When Armstrong and Buzz Aldrin touched down on the moon, hundreds of millions of television viewers were riveted. Armstrong could be heard saying, “That’s one small step for man, one giant leap for mankind.” But that’s not exactly what he said. According to the astronaut, he was fairly sure he stated, “That’s one small step for a man, one giant leap for mankind.” The “a” may have broken up on transmission or it may have been obscured as a result of his speaking patterns. (According to First Man: The Life of Neil A. Armstrong, Armstrong said, “I’m not particularly articulate. Perhaps it was a suppressed sound that didn’t get picked up by the voice mike. As I have listened to it, it doesn’t sound like there was time for the word to be there. On the other hand, I think that reasonable people will realize that I didn’t intentionally make an inane statement, and certainly the ‘a’ was intended, because that’s the only way the statement makes any sense. So I would hope that history would grant me leeway for dropping the syllable and understand that it was certainly intended, even if it wasn’t said—although it actually might have been.”) Armstrong claimed the statement was spontaneous, but his brother and others have claimed he had written it down prior to the mission.

3. WE DON’T HAVE A REALLY GOOD PICTURE OF HIM ON THE MOON.

Buzz Aldrin is seen walking on the moon
NASA/Hulton Archive/Getty Images

One of the most celebrated human achievements of the 20th century came at a time when video and still cameras were readily available—yet there are precious few images of Armstrong actually walking on the surface of the moon. (One of the most iconic shots, above, is Aldrin; Armstrong only appears as a reflection in his helmet.) The reason, according to Armstrong, is that he really didn’t care and didn’t think to ask Aldrin to snap some photos. “I don't think Buzz had any reason to take my picture, and it never occurred to me that he should,” Armstrong told his biographer, James R. Hansen. “I have always said that Buzz was the far more photogenic of the crew."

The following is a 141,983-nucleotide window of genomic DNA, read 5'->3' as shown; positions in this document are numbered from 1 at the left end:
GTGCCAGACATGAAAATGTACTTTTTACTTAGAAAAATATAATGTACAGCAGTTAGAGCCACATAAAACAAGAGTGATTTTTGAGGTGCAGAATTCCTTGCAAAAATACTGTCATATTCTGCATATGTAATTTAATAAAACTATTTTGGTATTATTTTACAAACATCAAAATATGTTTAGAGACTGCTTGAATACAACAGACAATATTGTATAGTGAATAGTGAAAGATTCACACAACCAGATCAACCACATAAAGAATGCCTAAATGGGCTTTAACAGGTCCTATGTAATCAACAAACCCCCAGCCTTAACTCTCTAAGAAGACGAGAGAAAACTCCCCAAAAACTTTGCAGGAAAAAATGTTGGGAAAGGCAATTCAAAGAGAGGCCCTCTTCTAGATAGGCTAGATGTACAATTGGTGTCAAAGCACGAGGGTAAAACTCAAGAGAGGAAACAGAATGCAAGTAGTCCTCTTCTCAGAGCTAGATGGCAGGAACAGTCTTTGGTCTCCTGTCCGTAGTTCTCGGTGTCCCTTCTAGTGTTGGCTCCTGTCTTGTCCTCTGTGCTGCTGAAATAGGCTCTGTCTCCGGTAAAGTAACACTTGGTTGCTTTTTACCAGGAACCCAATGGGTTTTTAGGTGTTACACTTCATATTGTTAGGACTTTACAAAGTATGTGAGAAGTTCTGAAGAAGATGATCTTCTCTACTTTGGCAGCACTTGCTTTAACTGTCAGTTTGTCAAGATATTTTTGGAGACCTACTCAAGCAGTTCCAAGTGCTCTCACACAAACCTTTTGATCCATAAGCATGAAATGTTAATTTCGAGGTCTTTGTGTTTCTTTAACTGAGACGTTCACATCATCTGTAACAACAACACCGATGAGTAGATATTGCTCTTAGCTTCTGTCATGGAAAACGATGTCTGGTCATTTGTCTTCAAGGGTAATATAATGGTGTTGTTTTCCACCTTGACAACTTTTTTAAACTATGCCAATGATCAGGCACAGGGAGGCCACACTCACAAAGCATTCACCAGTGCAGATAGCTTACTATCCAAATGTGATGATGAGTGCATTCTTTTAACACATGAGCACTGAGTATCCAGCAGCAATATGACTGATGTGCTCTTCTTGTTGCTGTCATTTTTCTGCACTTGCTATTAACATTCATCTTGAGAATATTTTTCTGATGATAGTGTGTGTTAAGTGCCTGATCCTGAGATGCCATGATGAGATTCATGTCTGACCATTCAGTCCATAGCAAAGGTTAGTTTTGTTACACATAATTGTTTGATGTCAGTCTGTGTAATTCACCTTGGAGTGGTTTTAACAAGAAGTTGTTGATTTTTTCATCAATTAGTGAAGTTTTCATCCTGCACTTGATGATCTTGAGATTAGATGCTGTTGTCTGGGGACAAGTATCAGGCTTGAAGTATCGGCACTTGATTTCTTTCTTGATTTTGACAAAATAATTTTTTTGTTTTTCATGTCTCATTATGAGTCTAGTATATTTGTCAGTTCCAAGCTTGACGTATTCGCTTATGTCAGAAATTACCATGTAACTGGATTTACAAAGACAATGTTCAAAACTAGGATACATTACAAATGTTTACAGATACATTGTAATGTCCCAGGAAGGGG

4. A DOOR HINGE MAY HAVE MADE ALL THE DIFFERENCE.

Theories abound as to why it was Armstrong and not Buzz Aldrin who first set foot on the moon. (On the Gemini missions, the co-pilot did the spacewalks, while the commander stayed in the craft. For Apollo 11, Armstrong was the commander.) The answer may have been the simple logistics of getting out of their lunar module. The exit had a right hinge that opened inwardly, with the man sitting on the left (Armstrong) having the most unobstructed path to the outside. Aldrin would have essentially had to climb over Armstrong to get out first.

5. HE WAS MORE CONCERNED ABOUT LANDING ON THE MOON THAN HE WAS WALKING ON IT.

The lunar module that took NASA astronauts to the moon
NASA/Hulton Archive/Getty Images

The romantic notion of a human stepping foot on space soil captured imaginations, but for Armstrong, it was getting there in one piece that was the real accomplishment. The lunar module Armstrong controlled had to be brought down on the moon’s surface from 50,000 feet up, avoiding rocks, craters, and other obstacles as it jockeyed into a position for landing. Because there is no air resistance, nothing could slow their descent, and they used thrusters to guide the craft down. That meant there was only enough fuel to attempt it once. The “business” of getting down the ladder was, in Armstrong’s view, less significant.